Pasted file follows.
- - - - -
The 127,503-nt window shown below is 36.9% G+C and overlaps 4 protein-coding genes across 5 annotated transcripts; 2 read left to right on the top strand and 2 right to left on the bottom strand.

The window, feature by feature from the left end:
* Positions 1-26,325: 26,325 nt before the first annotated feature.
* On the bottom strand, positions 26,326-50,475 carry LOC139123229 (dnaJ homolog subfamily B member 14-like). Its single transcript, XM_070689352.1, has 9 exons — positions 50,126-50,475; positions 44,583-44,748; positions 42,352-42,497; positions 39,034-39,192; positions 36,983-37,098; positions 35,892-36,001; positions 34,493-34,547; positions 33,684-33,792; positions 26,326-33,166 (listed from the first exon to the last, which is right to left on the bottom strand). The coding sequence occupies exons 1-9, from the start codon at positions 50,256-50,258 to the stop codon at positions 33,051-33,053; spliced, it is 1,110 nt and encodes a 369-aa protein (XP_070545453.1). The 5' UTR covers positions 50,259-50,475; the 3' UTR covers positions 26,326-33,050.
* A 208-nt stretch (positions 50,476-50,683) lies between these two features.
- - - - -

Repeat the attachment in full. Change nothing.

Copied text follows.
The 127,503-nt window shown below is 36.9% G+C and overlaps 4 protein-coding genes across 5 annotated transcripts; 2 read left to right on the top strand and 2 right to left on the bottom strand.

The window, feature by feature from the left end:
* Positions 1-26,325: 26,325 nt before the first annotated feature.
* On the bottom strand, positions 26,326-50,475 carry LOC139123229 (dnaJ homolog subfamily B member 14-like). Its single transcript, XM_070689352.1, has 9 exons — positions 50,126-50,475; positions 44,583-44,748; positions 42,352-42,497; positions 39,034-39,192; positions 36,983-37,098; positions 35,892-36,001; positions 34,493-34,547; positions 33,684-33,792; positions 26,326-33,166 (listed from the first exon to the last, which is right to left on the bottom strand). The coding sequence occupies exons 1-9, from the start codon at positions 50,256-50,258 to the stop codon at positions 33,051-33,053; spliced, it is 1,110 nt and encodes a 369-aa protein (XP_070545453.1). The 5' UTR covers positions 50,259-50,475; the 3' UTR covers positions 26,326-33,050.
* A 208-nt stretch (positions 50,476-50,683) lies between these two features.